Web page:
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Op-Ed | December 15, 2022

To Rein In Big Tech, Congress Must Pass The Ending Platform Monopolies Act

Anti-MonopolyCongressional OversightTech
To Rein In Big Tech, Congress Must Pass The Ending Platform Monopolies Act

In the 21st century, the cultural, political, and economic influence of unregulated Big Tech companies is unparalleled. The four major tech giants (Apple, Amazon, Alphabet’s Google, and Meta’s Facebook) revolutionized how we communicate, work, access information, and entertain ourselves. But as these companies’ services have become integral to our daily lives, so too has their presence throughout the global economy. As the tech giants have grown, they’ve effectively built modern-day monopolies through acquiring — or sabotaging — would-be competitors, while hurting small businesses and consumers. 

Unfortunately, this rapid consolidation of power in the hands of the tech giants hasn’t just stifled innovation and fair competition: It’s also put consumers’ privacy rights, as well as the health of our entire democracy, at risk. Indeed, as Supreme Court Justice Louis Brandeis once aptly noted, “[w]e may have democracy, or we may have wealth concentrated in the hands of a few, but we can’t have both.” 

Early into his administration, President Biden signed his Executive Order on Promoting Competition in the American Economy, a key first move to rein in Big Tech and other corporate monopolies. But the White House and executive branch agencies cannot act alone to return economic power to consumers and small businesses. Congress must also act. 

Fortunately, Congress has an opportunity to rein in tech monopolies and safeguard fair competition by passing the bipartisan Ending Platform Monopolies Act (EPMA) as part of the omnibus bill expected to pass this month. Introduced by Representative Pramila Jayapal (D-WA), the legislation would stop the tech giants’ drive to monopolize the whole of the economy by breaking them up and preventing them from engaging in anti-competitive behavior. 

There’s a reason that the bill is backed by a broad, bipartisan coalition ranging from among the most progressive to most conservative members of Congress. At its core, the legislation is a popular, common-sense measure to hold companies like Amazon and Google accountable for the inherent conflicts of interest rooted in their business models.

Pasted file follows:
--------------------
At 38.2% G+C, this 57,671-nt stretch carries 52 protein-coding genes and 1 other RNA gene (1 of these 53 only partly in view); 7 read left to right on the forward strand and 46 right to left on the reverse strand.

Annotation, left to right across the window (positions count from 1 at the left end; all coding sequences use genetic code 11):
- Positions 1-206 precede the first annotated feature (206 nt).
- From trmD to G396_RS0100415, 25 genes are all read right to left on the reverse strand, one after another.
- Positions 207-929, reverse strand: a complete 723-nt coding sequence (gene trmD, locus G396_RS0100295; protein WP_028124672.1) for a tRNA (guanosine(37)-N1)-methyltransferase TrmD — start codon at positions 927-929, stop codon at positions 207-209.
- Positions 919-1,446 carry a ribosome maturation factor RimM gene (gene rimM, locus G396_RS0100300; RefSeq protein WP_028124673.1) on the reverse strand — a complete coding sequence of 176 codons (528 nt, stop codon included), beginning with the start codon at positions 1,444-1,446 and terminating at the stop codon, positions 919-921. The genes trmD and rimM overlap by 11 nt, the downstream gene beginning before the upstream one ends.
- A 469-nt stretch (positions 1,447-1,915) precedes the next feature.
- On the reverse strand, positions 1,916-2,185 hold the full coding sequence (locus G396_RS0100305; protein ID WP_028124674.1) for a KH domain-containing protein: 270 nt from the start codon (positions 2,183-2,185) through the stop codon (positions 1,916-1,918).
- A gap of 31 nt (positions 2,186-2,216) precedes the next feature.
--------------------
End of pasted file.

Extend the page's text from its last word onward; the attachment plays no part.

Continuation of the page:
Under the bill, covered platforms would be prohibited from “offering certain products or services from another line of business that is owned or controlled by the platform.” This would rectify the obvious problem posed by Amazon’s control of the very marketplace it competes with other businesses on. 

In a similar vein, Apple, Google, and Facebook would also be prevented from using their reach across different business lines to boost their own services at the expense of rivals. Under the legislation, tech platforms that continue to engage in this behavior could be compelled to divest the lines of business that their platforms unfairly privilege at the expense of competitors. Tech giants have long avoided accountability for their anti-competitive practices, and passing the EPMA would help establish rules of the road for tech giants. 

In addition to reining in Big Tech’s monopolistic practices, the passing the EPMA would also serve to protect users’ privacy. Big Tech companies have built commercial empires through collecting and leveraging users’ data without our knowledge or consent. As a structural separation bill, the EPMA will rein in Big Tech’s monopolistic position and help create a competitive environment where companies are incentivized to prioritize our privacy and protect our personal information.

Though EPMA has not received a floor vote in either chamber, the legislation passed the House Judiciary Committee in June 2021. Earlier this month, it was reported that the Journalism Competition and Preservation Act (JCPA), another tech-focused antitrust bill, was considered for inclusion in the National Defense Authorization Act (NDAA) for FY 2023. Like EPMA, the JCPA had not received a floor vote in either the House or Senate, but was considered for inclusion in the authorization bill after having advanced through committee in the Senate.

Ultimately, the JCPA was removed from the NDAA, with even JCPA supporters like Sen. Roger Wicker (R-MS) arguing it would be inappropriate to include the legislation in the annual defense bill according to Politico. As an alternative, Wicker suggested, the annual omnibus spending package would be a more appropriate vehicle for the legislation. 

Similarly, with the clock running out to pass historic antitrust legislation in the 117th Congress, Democratic leadership should push to include EPMA in the annual omnibus bill. Passing the legislation, which according to Jayapal has the support of the White House, through the omnibus bill would be a major victory in the fight against monopoly power.  

With just weeks until the next Congress convenes, Democratic leadership should make passing EPMA via the annual omnibus bill an immediate priority. In doing so, Congress has a real opportunity to curb Big Tech’s monopoly power and pass legislation that would benefit consumers and small businesses.

Anti-MonopolyCongressional OversightTech

More articles by Andrea Beaty

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